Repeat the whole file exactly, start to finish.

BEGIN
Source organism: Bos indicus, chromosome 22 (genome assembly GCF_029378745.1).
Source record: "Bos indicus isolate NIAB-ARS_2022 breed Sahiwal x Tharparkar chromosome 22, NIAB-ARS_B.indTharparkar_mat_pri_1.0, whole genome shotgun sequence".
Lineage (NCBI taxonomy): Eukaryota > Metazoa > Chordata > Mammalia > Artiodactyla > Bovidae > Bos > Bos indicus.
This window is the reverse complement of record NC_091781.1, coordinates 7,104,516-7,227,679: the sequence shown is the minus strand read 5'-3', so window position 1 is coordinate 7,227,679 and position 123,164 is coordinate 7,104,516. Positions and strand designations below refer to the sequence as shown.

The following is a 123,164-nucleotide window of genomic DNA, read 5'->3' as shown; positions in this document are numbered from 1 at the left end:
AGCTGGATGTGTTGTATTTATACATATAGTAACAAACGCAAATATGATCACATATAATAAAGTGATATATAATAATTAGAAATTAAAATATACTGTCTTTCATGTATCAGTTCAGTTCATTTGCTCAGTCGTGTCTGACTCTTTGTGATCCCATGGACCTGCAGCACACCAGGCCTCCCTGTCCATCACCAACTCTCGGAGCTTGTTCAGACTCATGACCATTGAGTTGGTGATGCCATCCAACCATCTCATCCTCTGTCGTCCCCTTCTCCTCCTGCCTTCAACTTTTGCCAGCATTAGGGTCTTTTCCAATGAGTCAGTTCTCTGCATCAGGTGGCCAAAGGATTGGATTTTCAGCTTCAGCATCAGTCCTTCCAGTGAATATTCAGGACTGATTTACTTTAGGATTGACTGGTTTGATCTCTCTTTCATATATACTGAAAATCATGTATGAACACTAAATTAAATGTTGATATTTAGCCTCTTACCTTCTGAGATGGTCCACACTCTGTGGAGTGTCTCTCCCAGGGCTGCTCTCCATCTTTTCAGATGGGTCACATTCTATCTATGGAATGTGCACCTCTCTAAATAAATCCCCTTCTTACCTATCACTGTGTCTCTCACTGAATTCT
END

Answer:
Source organism: Bos indicus, chromosome 22 (genome assembly GCF_029378745.1).
Source record: "Bos indicus isolate NIAB-ARS_2022 breed Sahiwal x Tharparkar chromosome 22, NIAB-ARS_B.indTharparkar_mat_pri_1.0, whole genome shotgun sequence".
Lineage (NCBI taxonomy): Eukaryota > Metazoa > Chordata > Mammalia > Artiodactyla > Bovidae > Bos > Bos indicus.
This window is the reverse complement of record NC_091781.1, coordinates 7,104,516-7,227,679: the sequence shown is the minus strand read 5'-3', so window position 1 is coordinate 7,227,679 and position 123,164 is coordinate 7,104,516. Positions and strand designations below refer to the sequence as shown.

The following is a 123,164-nucleotide window of genomic DNA, read 5'->3' as shown; positions in this document are numbered from 1 at the left end:
AGCTGGATGTGTTGTATTTATACATATAGTAACAAACGCAAATATGATCACATATAATAAAGTGATATATAATAATTAGAAATTAAAATATACTGTCTTTCATGTATCAGTTCAGTTCATTTGCTCAGTCGTGTCTGACTCTTTGTGATCCCATGGACCTGCAGCACACCAGGCCTCCCTGTCCATCACCAACTCTCGGAGCTTGTTCAGACTCATGACCATTGAGTTGGTGATGCCATCCAACCATCTCATCCTCTGTCGTCCCCTTCTCCTCCTGCCTTCAACTTTTGCCAGCATTAGGGTCTTTTCCAATGAGTCAGTTCTCTGCATCAGGTGGCCAAAGGATTGGATTTTCAGCTTCAGCATCAGTCCTTCCAGTGAATATTCAGGACTGATTTACTTTAGGATTGACTGGTTTGATCTCTCTTTCATATATACTGAAAATCATGTATGAACACTAAATTAAATGTTGATATTTAGCCTCTTACCTTCTGAGATGGTCCACACTCTGTGGAGTGTCTCTCCCAGGGCTGCTCTCCATCTTTTCAGATGGGTCACATTCTATCTATGGAATGTGCACCTCTCTAAATAAATCCCCTTCTTACCTATCACTGTGTCTCTCACTGAATTCT